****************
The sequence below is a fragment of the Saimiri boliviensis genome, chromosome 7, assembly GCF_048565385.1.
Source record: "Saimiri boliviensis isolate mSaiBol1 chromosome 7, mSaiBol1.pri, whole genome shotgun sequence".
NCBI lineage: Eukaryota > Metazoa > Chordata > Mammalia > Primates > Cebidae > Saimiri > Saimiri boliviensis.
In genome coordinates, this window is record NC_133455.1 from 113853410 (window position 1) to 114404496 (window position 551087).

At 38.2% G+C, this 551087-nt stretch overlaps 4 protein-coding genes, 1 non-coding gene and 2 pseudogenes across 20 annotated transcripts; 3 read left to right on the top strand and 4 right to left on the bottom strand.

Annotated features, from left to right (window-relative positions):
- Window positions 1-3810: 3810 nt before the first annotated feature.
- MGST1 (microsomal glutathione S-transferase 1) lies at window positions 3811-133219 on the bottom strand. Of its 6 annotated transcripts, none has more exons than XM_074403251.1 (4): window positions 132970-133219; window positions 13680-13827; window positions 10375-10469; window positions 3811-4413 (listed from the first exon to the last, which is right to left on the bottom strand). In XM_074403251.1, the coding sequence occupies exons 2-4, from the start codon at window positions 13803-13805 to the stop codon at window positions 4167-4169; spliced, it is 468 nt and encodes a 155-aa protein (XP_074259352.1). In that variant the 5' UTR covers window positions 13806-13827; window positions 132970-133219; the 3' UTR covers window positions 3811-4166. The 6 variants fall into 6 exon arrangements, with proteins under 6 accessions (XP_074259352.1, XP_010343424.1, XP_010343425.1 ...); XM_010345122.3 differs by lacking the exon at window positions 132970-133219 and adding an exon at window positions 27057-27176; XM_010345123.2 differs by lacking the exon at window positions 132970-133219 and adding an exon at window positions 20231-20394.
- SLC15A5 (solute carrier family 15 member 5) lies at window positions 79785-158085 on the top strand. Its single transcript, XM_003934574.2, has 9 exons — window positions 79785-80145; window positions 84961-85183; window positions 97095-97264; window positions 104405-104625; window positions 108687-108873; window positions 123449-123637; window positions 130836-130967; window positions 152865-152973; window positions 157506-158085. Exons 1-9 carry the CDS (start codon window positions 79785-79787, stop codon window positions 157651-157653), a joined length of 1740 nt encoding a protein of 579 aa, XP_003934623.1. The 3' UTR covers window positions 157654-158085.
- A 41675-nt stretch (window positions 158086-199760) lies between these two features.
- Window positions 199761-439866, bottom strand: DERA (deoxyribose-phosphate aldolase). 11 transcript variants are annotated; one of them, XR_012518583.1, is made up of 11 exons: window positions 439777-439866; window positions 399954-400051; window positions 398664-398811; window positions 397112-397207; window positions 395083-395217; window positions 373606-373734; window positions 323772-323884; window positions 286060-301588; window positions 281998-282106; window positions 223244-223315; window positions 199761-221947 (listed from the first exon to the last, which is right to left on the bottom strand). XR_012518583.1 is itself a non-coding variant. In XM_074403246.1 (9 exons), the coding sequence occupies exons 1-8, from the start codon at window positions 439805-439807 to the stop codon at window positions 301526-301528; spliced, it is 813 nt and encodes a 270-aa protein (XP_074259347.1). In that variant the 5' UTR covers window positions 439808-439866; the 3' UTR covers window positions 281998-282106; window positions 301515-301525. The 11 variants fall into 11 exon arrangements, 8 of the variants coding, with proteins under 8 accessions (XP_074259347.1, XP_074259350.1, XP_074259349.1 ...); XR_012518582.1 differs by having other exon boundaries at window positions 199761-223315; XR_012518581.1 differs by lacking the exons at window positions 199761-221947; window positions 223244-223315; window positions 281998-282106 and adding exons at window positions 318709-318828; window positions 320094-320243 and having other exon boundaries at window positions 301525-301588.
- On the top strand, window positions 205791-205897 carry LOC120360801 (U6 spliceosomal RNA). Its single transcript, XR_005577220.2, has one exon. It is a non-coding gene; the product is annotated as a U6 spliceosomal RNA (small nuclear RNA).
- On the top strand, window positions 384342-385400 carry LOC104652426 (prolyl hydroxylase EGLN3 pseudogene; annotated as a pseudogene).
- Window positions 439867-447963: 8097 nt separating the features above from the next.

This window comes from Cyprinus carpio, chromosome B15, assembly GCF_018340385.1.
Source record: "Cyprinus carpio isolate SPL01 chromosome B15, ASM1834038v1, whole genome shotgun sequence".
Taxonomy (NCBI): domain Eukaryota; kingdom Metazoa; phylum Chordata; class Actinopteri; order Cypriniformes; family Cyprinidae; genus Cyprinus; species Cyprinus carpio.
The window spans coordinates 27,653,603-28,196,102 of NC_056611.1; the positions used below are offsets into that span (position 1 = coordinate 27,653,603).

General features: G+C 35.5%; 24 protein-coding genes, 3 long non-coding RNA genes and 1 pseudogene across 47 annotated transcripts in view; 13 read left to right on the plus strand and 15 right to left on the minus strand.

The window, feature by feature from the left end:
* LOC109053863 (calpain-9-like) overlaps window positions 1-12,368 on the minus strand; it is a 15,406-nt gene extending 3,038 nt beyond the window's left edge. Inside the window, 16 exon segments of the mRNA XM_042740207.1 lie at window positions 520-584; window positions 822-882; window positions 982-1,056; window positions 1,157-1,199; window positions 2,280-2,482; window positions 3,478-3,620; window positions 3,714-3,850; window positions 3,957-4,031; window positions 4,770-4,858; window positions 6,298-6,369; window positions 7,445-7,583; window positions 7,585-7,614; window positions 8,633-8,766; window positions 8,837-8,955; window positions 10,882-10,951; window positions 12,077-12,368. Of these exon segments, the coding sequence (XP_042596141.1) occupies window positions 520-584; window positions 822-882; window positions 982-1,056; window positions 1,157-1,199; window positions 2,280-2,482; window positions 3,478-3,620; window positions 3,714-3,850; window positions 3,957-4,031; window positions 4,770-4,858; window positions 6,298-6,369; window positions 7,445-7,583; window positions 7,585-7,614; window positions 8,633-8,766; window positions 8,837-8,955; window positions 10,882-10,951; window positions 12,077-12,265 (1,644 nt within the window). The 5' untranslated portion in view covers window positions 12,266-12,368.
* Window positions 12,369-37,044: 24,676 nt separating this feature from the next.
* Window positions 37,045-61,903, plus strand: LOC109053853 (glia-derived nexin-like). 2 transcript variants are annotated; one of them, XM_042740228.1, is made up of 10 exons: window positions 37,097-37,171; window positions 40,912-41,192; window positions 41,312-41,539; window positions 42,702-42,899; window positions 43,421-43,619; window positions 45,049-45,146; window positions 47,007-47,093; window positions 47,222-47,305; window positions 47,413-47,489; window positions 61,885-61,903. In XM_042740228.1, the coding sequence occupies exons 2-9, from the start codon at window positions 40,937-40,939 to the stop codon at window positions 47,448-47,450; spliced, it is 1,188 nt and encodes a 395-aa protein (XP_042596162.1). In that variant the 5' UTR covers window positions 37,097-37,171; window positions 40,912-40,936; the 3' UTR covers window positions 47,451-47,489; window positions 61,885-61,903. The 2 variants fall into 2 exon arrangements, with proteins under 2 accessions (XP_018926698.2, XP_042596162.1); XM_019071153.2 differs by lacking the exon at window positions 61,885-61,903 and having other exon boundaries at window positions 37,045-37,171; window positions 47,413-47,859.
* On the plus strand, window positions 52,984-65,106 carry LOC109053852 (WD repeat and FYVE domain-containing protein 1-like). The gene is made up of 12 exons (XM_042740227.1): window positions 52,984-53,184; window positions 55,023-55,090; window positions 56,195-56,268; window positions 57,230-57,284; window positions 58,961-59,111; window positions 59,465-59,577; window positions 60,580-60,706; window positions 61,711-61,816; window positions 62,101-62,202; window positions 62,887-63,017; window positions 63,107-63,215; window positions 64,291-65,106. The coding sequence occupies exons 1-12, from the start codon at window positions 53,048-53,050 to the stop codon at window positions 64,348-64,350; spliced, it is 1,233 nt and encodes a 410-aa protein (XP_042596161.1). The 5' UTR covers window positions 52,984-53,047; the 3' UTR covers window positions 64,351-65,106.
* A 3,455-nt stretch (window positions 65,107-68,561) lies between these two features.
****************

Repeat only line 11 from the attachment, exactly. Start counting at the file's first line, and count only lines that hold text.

- Window positions 199761-439866, bottom strand: DERA (deoxyribose-phosphate aldolase). 11 transcript variants are annotated; one of them, XR_012518583.1, is made up of 11 exons: window positions 439777-439866; window positions 399954-400051; window positions 398664-398811; window positions 397112-397207; window positions 395083-395217; window positions 373606-373734; window positions 323772-323884; window positions 286060-301588; window positions 281998-282106; window positions 223244-223315; window positions 199761-221947 (listed from the first exon to the last, which is right to left on the bottom strand). XR_012518583.1 is itself a non-coding variant. In XM_074403246.1 (9 exons), the coding sequence occupies exons 1-8, from the start codon at window positions 439805-439807 to the stop codon at window positions 301526-301528; spliced, it is 813 nt and encodes a 270-aa protein (XP_074259347.1). In that variant the 5' UTR covers window positions 439808-439866; the 3' UTR covers window positions 281998-282106; window positions 301515-301525. The 11 variants fall into 11 exon arrangements, 8 of the variants coding, with proteins under 8 accessions (XP_074259347.1, XP_074259350.1, XP_074259349.1 ...); XR_012518582.1 differs by having other exon boundaries at window positions 199761-223315; XR_012518581.1 differs by lacking the exons at window positions 199761-221947; window positions 223244-223315; window positions 281998-282106 and adding exons at window positions 318709-318828; window positions 320094-320243 and having other exon boundaries at window positions 301525-301588.